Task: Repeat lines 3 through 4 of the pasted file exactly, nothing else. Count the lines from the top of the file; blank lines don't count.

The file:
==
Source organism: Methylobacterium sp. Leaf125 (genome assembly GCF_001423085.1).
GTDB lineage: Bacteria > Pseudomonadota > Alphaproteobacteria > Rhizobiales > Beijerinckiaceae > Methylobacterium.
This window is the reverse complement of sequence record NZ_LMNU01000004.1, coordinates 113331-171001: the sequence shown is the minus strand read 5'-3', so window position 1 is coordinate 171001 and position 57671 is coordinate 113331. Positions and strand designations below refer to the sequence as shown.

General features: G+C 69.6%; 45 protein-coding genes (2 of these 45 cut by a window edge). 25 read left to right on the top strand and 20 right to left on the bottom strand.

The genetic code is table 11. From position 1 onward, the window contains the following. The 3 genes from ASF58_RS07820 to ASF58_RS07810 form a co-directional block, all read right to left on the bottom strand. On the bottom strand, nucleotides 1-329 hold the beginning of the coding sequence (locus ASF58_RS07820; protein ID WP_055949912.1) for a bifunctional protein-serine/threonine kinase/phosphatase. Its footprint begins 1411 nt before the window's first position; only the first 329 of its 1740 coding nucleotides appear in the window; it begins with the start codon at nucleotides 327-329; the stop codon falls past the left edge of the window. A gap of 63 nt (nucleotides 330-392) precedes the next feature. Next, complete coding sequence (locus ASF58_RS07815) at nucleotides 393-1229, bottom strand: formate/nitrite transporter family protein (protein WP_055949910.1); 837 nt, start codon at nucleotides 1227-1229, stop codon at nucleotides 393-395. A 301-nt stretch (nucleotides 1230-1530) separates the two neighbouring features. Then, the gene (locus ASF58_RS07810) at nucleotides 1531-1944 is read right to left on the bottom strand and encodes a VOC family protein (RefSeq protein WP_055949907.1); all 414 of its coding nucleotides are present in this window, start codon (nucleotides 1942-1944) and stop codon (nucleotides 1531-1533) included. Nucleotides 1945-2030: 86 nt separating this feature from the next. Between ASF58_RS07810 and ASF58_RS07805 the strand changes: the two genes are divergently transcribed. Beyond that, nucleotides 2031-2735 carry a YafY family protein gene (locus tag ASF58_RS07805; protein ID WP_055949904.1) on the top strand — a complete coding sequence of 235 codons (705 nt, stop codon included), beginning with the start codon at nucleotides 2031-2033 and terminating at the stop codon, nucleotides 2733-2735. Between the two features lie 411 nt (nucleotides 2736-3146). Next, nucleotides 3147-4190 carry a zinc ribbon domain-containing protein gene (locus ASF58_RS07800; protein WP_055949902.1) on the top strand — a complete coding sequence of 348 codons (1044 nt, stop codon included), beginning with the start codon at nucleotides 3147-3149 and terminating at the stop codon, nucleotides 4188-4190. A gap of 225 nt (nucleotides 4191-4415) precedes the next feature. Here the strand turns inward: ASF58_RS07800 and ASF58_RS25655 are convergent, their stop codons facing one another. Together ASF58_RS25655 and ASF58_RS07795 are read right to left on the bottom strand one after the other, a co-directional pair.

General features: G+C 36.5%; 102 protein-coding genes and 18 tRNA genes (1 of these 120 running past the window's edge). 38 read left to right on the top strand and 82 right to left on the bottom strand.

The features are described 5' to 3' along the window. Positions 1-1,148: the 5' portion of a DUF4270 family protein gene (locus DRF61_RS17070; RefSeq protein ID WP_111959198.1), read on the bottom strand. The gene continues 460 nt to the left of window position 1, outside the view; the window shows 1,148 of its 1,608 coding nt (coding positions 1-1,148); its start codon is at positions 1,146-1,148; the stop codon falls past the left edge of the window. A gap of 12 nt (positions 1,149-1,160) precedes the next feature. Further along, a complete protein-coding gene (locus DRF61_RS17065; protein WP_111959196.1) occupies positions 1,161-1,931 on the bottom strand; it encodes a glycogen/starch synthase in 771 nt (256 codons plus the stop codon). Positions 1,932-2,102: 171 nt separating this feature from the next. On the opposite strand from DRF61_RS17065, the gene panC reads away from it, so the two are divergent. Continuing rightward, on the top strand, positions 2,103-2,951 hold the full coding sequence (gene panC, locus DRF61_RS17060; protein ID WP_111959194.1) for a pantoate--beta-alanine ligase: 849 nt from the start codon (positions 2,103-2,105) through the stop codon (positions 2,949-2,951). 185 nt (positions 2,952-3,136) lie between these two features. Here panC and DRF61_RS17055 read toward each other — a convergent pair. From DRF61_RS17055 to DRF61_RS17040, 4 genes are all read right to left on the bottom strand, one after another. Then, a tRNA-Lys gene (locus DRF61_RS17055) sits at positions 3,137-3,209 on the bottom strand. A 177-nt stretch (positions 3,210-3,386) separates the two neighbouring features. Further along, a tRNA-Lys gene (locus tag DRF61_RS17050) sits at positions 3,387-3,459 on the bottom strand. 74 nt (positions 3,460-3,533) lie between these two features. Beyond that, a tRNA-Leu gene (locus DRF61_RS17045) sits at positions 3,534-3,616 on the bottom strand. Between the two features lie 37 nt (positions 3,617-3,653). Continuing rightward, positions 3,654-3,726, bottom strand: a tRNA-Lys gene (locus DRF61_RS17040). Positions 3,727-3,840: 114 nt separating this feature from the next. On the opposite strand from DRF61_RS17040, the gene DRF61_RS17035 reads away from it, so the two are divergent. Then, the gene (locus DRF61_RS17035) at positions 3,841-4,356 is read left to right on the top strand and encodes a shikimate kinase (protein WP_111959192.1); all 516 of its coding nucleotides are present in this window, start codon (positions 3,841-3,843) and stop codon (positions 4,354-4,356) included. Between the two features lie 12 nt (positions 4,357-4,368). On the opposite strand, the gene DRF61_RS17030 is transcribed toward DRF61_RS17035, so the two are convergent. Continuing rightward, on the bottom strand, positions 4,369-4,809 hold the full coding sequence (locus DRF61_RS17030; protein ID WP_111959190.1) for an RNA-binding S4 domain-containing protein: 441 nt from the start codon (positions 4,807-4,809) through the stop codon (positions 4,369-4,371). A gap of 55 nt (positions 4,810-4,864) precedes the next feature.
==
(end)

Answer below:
This window is the reverse complement of sequence record NZ_LMNU01000004.1, coordinates 113331-171001: the sequence shown is the minus strand read 5'-3', so window position 1 is coordinate 171001 and position 57671 is coordinate 113331. Positions and strand designations below refer to the sequence as shown.

General features: G+C 69.6%; 45 protein-coding genes (2 of these 45 cut by a window edge). 25 read left to right on the top strand and 20 right to left on the bottom strand.